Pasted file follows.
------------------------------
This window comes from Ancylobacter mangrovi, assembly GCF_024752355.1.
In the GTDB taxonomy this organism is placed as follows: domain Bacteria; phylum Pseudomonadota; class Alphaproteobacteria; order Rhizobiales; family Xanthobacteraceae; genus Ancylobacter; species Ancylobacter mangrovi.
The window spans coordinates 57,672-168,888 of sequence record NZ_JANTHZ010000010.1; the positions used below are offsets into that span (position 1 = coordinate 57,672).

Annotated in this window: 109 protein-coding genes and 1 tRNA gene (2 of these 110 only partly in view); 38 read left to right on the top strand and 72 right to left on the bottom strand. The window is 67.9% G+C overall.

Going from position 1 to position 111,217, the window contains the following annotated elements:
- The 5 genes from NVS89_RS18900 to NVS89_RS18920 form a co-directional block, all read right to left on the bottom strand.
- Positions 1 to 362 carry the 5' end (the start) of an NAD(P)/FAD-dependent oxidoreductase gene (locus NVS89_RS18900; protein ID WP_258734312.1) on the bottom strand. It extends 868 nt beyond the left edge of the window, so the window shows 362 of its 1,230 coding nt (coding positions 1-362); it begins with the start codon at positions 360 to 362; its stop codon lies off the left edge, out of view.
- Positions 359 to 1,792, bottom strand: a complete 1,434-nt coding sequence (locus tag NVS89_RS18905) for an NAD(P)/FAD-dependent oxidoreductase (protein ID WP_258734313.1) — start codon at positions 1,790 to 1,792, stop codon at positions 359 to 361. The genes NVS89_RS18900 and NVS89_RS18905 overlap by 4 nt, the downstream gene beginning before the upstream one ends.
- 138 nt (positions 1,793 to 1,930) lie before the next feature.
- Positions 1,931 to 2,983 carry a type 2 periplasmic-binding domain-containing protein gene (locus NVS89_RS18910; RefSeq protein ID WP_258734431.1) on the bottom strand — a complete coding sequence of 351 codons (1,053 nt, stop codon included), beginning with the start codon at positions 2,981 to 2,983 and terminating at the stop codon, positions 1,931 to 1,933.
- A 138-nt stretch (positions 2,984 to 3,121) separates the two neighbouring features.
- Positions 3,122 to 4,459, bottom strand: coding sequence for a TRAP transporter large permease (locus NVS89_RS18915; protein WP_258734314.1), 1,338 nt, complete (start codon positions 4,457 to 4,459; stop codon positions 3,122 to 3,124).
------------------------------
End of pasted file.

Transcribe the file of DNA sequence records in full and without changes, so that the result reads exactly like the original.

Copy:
This window comes from Ancylobacter mangrovi, assembly GCF_024752355.1.
In the GTDB taxonomy this organism is placed as follows: domain Bacteria; phylum Pseudomonadota; class Alphaproteobacteria; order Rhizobiales; family Xanthobacteraceae; genus Ancylobacter; species Ancylobacter mangrovi.
The window spans coordinates 57,672-168,888 of sequence record NZ_JANTHZ010000010.1; the positions used below are offsets into that span (position 1 = coordinate 57,672).

Annotated in this window: 109 protein-coding genes and 1 tRNA gene (2 of these 110 only partly in view); 38 read left to right on the top strand and 72 right to left on the bottom strand. The window is 67.9% G+C overall.

Going from position 1 to position 111,217, the window contains the following annotated elements:
- The 5 genes from NVS89_RS18900 to NVS89_RS18920 form a co-directional block, all read right to left on the bottom strand.
- Positions 1 to 362 carry the 5' end (the start) of an NAD(P)/FAD-dependent oxidoreductase gene (locus NVS89_RS18900; protein ID WP_258734312.1) on the bottom strand. It extends 868 nt beyond the left edge of the window, so the window shows 362 of its 1,230 coding nt (coding positions 1-362); it begins with the start codon at positions 360 to 362; its stop codon lies off the left edge, out of view.
- Positions 359 to 1,792, bottom strand: a complete 1,434-nt coding sequence (locus tag NVS89_RS18905) for an NAD(P)/FAD-dependent oxidoreductase (protein ID WP_258734313.1) — start codon at positions 1,790 to 1,792, stop codon at positions 359 to 361. The genes NVS89_RS18900 and NVS89_RS18905 overlap by 4 nt, the downstream gene beginning before the upstream one ends.
- 138 nt (positions 1,793 to 1,930) lie before the next feature.
- Positions 1,931 to 2,983 carry a type 2 periplasmic-binding domain-containing protein gene (locus NVS89_RS18910; RefSeq protein ID WP_258734431.1) on the bottom strand — a complete coding sequence of 351 codons (1,053 nt, stop codon included), beginning with the start codon at positions 2,981 to 2,983 and terminating at the stop codon, positions 1,931 to 1,933.
- A 138-nt stretch (positions 2,984 to 3,121) separates the two neighbouring features.
- Positions 3,122 to 4,459, bottom strand: coding sequence for a TRAP transporter large permease (locus NVS89_RS18915; protein WP_258734314.1), 1,338 nt, complete (start codon positions 4,457 to 4,459; stop codon positions 3,122 to 3,124).